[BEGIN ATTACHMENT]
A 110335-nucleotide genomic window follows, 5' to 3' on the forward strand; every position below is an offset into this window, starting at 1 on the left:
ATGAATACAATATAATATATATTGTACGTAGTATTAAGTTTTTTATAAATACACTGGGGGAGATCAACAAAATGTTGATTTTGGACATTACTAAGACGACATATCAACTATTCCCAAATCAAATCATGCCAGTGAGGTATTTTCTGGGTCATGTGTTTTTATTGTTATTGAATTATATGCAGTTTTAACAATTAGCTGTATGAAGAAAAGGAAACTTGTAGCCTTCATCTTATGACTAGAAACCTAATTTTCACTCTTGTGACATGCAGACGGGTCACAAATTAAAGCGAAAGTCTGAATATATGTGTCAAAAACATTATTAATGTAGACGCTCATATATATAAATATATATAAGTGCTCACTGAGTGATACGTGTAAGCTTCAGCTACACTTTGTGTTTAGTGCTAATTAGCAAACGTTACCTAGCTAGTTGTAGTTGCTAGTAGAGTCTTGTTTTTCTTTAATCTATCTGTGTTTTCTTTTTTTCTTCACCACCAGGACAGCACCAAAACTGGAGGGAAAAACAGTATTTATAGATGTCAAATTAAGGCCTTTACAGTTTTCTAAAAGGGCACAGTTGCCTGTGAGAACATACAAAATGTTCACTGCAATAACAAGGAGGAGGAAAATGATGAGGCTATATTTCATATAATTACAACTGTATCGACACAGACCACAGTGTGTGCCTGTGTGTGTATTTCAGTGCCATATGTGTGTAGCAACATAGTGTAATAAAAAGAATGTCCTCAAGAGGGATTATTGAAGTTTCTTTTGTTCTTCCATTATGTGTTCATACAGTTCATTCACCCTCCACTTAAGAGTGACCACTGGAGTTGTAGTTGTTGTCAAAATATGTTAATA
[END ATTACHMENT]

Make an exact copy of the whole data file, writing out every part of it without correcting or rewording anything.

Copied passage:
A 110335-nucleotide genomic window follows, 5' to 3' on the forward strand; every position below is an offset into this window, starting at 1 on the left:
ATGAATACAATATAATATATATTGTACGTAGTATTAAGTTTTTTATAAATACACTGGGGGAGATCAACAAAATGTTGATTTTGGACATTACTAAGACGACATATCAACTATTCCCAAATCAAATCATGCCAGTGAGGTATTTTCTGGGTCATGTGTTTTTATTGTTATTGAATTATATGCAGTTTTAACAATTAGCTGTATGAAGAAAAGGAAACTTGTAGCCTTCATCTTATGACTAGAAACCTAATTTTCACTCTTGTGACATGCAGACGGGTCACAAATTAAAGCGAAAGTCTGAATATATGTGTCAAAAACATTATTAATGTAGACGCTCATATATATAAATATATATAAGTGCTCACTGAGTGATACGTGTAAGCTTCAGCTACACTTTGTGTTTAGTGCTAATTAGCAAACGTTACCTAGCTAGTTGTAGTTGCTAGTAGAGTCTTGTTTTTCTTTAATCTATCTGTGTTTTCTTTTTTTCTTCACCACCAGGACAGCACCAAAACTGGAGGGAAAAACAGTATTTATAGATGTCAAATTAAGGCCTTTACAGTTTTCTAAAAGGGCACAGTTGCCTGTGAGAACATACAAAATGTTCACTGCAATAACAAGGAGGAGGAAAATGATGAGGCTATATTTCATATAATTACAACTGTATCGACACAGACCACAGTGTGTGCCTGTGTGTGTATTTCAGTGCCATATGTGTGTAGCAACATAGTGTAATAAAAAGAATGTCCTCAAGAGGGATTATTGAAGTTTCTTTTGTTCTTCCATTATGTGTTCATACAGTTCATTCACCCTCCACTTAAGAGTGACCACTGGAGTTGTAGTTGTTGTCAAAATATGTTAATA